Apple recently refreshed its MacBook Air, the notebook that originally kicked off the modern thin-and-light trend. The updated 2018 MacBook Air takes that even further, while updating the look. The market hasn’t stood still though. A number of excellent notebooks have surpassed the MacBook Air that are thinner, lighter, and smaller.
The Asus ZenBook 14 UX433 is one such notebook, and it uses another modern trend — tiny bezels — to fit a 14-inch display in a chassis usually reserved for 13-inch panels. Does it beat out the industry’s trend-setter?
The first thing you’ll notice when you open up the ZenBook 14 is the expanse of display framed by so little bezel. The MacBook Air also has smaller bezels than the original, but they’re not nearly so small. That results in the ZenBook 14 being only half an inch wider than the MacBook Air and half an inch less deep — that’s right, Asus manage to pack a 14-inch display into a frame that’s smaller in one dimension than the Macbook Air with its 13.3-inch display.
The ZenBook 14 is almost as solidly built as the MacBook Air, which benefits from the usual Apple-quality construction. Asus subjected it to the full range of MIL-STD-810G military standard testing, and the lid and chassis are just as rigid as the excellent MacBook Air’s. But the ZenBook’s keyboard deck is more flexible. In that regard, the Asus is a step behind.
Aesthetically, the ZenBook 14 comes in a Royal Blue color with gold trim, including a gold bar above the keyboard that looks a lot like a sound bar but is actually just ornamental. The MacBook Air retains its wedge shape, though smaller than the original. Overall, it still looks a lot like a Mac — and that’s a good thing. You can get it in three very luscious colors, including Gold, Silver, and Space Gray.
The ZenBook 14 enjoys a keyboard with more travel than Apple’s 3rd-generation butterfly keyboard, and we liked it better thanks to a precise mechanism. For its part, the MacBook Air sports the usual large — and excellent — Apple touchpad with Force Touch support. Meanwhile, the ZenBook 14’s more traditionally-sized Microsoft Precision touchpad works well and offers the innovative NumberPad LED numeric keypad for number crunchers. Neither notebook has a touch display.
Finally, the ZenBook 14 focuses on strong legacy support by including USB-A 3.1, USB-A 2.0, and USB-C 3.1 ports without Thunderbolt 3 support, a full-size HDMI connection, and a microSD card reader.The MacBook Air is all-in on the future, with just two USB-C ports with 40Gb/s Thunderbolt 3 support.
The ZenBook 14 deserves some kudos for squeezing a large display into a chassis that’s similar in size to the MacBook Air’s, and its NumberPad is a nice feature for people who work with numbers. But you can’t beat Apple’s build quality, especially given the ZenBook’s spongey keyboard deck.
Asus equipped the ZenBook 14 with the latest and greatest Whiskey Lake 8th-generation Intel Core CPUs, quad-core processors that are both faster and more efficient than the previous generation. Our review unit used the Core i7-8565U, and it’s significantly faster than the low-power, dual-core Core i5-8250Y that powers the MacBook Air. For both basic productivity and more advanced tasks like video editing, the Asus is going to trounce the Apple.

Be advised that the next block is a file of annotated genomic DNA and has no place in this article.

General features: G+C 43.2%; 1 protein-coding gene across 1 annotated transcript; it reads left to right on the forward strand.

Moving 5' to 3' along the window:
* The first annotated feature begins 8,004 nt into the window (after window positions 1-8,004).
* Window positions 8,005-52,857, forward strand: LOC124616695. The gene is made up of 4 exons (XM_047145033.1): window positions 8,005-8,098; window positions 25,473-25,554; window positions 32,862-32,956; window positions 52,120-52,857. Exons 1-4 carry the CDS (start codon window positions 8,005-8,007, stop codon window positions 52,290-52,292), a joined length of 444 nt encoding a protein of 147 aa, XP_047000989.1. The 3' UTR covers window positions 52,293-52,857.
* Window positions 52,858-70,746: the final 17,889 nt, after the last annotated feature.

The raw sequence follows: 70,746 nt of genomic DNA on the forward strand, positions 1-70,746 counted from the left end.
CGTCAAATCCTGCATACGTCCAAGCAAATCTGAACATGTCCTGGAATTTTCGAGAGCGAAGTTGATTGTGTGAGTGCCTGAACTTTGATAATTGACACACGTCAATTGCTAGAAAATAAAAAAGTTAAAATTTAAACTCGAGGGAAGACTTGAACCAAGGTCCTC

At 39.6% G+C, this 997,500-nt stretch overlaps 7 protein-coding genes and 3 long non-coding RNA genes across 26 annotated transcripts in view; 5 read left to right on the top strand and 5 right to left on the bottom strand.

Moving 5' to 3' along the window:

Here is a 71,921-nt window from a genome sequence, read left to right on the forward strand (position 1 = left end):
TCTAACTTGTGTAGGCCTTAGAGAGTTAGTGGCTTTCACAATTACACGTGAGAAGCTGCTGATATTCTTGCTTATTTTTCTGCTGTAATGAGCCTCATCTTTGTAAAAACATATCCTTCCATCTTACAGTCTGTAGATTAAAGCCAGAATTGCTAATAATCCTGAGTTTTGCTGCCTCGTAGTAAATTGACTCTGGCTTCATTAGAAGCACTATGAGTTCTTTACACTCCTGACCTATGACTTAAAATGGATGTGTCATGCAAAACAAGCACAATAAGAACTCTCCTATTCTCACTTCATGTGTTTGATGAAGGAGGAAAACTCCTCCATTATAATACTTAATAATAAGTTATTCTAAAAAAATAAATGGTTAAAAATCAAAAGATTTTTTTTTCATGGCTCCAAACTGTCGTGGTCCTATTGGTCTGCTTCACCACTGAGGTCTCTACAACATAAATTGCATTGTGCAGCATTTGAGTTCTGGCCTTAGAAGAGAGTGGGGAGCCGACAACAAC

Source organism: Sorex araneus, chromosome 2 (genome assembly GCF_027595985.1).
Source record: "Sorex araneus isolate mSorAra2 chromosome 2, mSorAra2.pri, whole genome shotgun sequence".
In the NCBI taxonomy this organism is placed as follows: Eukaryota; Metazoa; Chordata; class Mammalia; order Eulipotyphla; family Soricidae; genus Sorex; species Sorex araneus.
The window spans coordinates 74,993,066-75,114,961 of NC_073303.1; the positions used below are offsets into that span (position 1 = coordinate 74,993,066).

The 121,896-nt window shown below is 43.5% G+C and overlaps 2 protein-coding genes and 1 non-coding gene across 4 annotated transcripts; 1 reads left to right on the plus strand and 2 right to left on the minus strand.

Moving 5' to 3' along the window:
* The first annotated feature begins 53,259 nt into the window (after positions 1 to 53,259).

The MacBook Air does use a much faster PCIe solid-state drive (SSD) than the ZenBook 14. That makes it better at opening and saving files and booting the operating system. In practice, though, the ZenBook 14 is simply a much faster notebook.
Display quality is another important performance factor, though, and there the MacBook Air doesn’t maintain the usual Apple advantage. Its 13.3-inch display is much sharper at 2,560 x 1,600 compared to the Full HD (1,920 x 1,080) 14-inch display on the ZenBook 14. And Apple’s panel had a wider and more accurate color gamut. But the Asus display was brighter and had better contrast and a more accurate gamma (so video will be neither too light nor too dark). Neither are the best displays, but we would choose the MacBook Air’s panel for its better colors and considerably higher sharpness.
Unless you’re only going to use your notebook for the most basic productivity tasks, then you’ll be much happier with the ZenBook 14’s performance.
The ZenBook 14 is 0.63 inches thick and it weighs 2.62 pounds. That compares to the MacBook Air at 0.61 inches inches at its thickest point and 2.75 pounds. That makes both of these notebooks thin, light, and small enough to slip into a backpack without being noticed.
In terms of the other important portability factor, battery life, these two notebooks are again closely matched. They both come with 50 watt-hours of battery capacity, but in spite of the MacBook Air’s low-powered CPU they achieved very similar scores on our battery tests. The ZenBook 14 lasted a few minutes longer in our Basemark web benchmark and video tests, while the Macbook Air browsed the web for slightly longer.
In terms of portability, it’s a draw between the ZenBook 14 and the MacBook Air.
MacBook Air offers more for its MacOS users
The ZenBook 14 is attractively priced, with our review unit coming in at $1,200 ($1,100 on sale) for a Core i7-8565U, 16GB of RAM, and a 512GB SSD. You can spend as little as $1,000 for a Core i5-8256U, 8GB of RAM, and a 256GB SSD. The MacBook Air starts at $1,000 for a Core i5, 8GB of RAM, and a 128GB SSD, and it jumps up to $1,800 for 16GB of RAM and a 512GB SSD. That makes it a much more premium notebook.
The ZenBook 14 packs a larger display into a similarly small chassis, and it’s much faster. But it’s not as well built and its display isn’t as sharp — making the MacBook Air a more compelling choice for its target audience.